After interviewing all 88 county Boards of Election in Ohio, a study by the League of Women Voters found that there were only four instances of ineligible people trying to cast a vote in the 2002 and 2004 elections out of 9 million votes cast.
Our friends at Velvet Revolution tell us that translates to 0.0000444% of the vote.
Voter fraud has been in the news a lot lately. A number of party leaders and politicians are concerned that, without stronger voter ID laws in place, one person can go to several different polling places pretending to be different people, voting several times.
A non-citizen could pretend to be a citizen and cast a vote. Some fear voter fraud could even be an organized effort of a political group, with a bus load of people going from polling place to polling place casting a number of fraudulent votes.
Thirty states have voter ID laws in place, but a number of states have implemented or are considering implementing tougher laws requiring voters to show picture IDs of a limited kind. For example, a driver’s license, gun permits, and other government issued IDs, but often not student IDs.
The debate is particularly hot in Arizona, Texas, Wisconsin, South Carolina, Pennsylvania, Indiana and Virginia where court battles rage between state leaders and ACLU group, who say poor, minority or elderly are discriminated against with tough photo ID laws.
The irony is that with all the time and effort going into discussing and protecting against voter fraud, very few actual cases have been identified. Most potential voter fraud requires an individual to physically vote a number of times. And as long as a paper ballot is used, voter fraud can be tracked down and identified.
Election fraud, on the other hand, is much more of a problem.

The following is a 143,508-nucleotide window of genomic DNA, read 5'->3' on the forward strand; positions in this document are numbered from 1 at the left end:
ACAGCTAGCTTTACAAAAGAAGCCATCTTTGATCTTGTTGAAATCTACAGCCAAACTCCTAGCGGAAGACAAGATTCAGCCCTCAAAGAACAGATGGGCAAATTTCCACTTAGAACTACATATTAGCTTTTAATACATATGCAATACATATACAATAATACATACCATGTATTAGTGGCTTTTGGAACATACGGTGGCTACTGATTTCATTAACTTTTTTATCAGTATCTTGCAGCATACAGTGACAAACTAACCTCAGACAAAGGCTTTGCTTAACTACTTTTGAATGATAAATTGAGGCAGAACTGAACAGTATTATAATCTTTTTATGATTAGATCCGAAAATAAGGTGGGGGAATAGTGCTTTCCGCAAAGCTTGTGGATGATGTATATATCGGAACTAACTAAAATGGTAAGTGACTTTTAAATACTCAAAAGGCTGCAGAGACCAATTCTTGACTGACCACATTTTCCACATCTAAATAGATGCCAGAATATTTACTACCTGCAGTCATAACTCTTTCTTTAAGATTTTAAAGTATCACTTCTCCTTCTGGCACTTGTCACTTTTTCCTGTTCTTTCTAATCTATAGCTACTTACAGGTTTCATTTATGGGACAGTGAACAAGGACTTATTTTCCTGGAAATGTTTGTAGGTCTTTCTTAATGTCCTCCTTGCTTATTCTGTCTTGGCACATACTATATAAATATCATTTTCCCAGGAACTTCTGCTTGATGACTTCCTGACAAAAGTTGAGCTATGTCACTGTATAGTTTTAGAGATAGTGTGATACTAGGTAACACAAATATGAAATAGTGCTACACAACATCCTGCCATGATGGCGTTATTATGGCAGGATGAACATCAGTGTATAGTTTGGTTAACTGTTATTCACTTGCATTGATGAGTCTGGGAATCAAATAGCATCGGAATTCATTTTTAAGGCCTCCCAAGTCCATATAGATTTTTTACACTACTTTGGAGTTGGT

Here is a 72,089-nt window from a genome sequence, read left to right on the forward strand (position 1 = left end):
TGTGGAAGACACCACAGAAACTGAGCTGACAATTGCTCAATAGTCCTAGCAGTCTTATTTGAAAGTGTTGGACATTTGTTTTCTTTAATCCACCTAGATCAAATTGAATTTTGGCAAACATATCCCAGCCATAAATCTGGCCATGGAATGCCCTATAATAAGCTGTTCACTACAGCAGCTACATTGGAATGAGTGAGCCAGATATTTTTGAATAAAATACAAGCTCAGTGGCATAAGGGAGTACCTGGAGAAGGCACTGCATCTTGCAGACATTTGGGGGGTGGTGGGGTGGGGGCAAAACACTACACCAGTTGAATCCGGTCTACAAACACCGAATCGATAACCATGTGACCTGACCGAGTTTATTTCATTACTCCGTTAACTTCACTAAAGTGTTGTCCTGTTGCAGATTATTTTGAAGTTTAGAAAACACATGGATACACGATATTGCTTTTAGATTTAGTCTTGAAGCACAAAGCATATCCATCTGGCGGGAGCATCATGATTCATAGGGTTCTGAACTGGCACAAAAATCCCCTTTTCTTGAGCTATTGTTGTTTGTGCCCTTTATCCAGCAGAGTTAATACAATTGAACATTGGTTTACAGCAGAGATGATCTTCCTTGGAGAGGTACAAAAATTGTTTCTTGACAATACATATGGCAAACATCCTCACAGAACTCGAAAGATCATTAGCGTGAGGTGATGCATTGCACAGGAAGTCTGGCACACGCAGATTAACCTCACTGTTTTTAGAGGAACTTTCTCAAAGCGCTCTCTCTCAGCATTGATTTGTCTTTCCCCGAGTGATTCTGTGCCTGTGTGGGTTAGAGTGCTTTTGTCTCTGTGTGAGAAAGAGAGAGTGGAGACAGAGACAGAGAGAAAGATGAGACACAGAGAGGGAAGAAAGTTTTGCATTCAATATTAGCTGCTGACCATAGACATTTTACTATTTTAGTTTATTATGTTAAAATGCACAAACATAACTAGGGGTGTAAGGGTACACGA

The existence of organized election fraud was well-documented in the 2004 Presidential election, particularly in the state of Ohio, whose returns won the election for Bush over Kerry. In Ohio, for example, in one polling place where some 600 or so people voted, some 2000 of these votes went to Bush.
The potential for corruption and abuse with election fraud far outweighs the possible abuses of voter fraud. Election fraud can involve political powers using “black box” computerized voting machines, whose source code has been designed to give the elections to whomever the prevailing political forces want in office, this could be the candidate form either status quo party. Hundreds of thousands, even millions, of votes could potentially be fraudulent when electronic machines are used or when other corrupt counting methods are used. Machines can also be more prone to failure than simple write-in ballots, and people in certain districts can be sometimes be turned away.
The Diebold voting machine scandal in 2004 elections got some attention, and of course there was some discussion about whether or not the 2000 elections was stolen from Gore by Bush. That was the Bush administration both times. Is there reason to be concerned about voter fraud now that the Bush administration is gone?
In the 2012 elections, 25% voted using paperless machines. None of these votes can be verified in an audit. It is particularly worrisome that in four battleground states, which happen to account for 71 of the 270 electoral votes, paperless machines are used.
The reigning political powers, whatever their professed party affiliation, do potentially have the power to control the elections as long as paperless ballots continue to be used. Power corrupts. And this power makes it potentially impossible for Independents to gain ground.
Election fraud is a greater threat in state and local elections and primaries, in which there are more vulnerable third-party and Independents running against status quo candidates.
Some efforts to maintain open and transparent elections essential for a Democracy could be open-source software, a return to paper ballots, or something entirely different we the people decide.
A free press is also essential, and thanks to Brad Blog’s Brad Friedman, we have a very detailed account of election fraud. And election fraud should be where this conversation pivots while our elected officials are currently trying, or in places where they already have, to make laws that help facilitate the voting process, not hinder access to it.
Any effort to ‘reform’ our elections by those already elected who continue the mantra of ‘voter fraud’ should be quickly redirected to focus their energy with a group trying to help open up our elections, hopefully with an organization already engaged in fixing election fraud.
Helping ensure all elections shall be free and equal is our keystone principle at Free & Equal Elections Foundation. For more information on this topic and many others, please visit our website at www.freeandequal.org.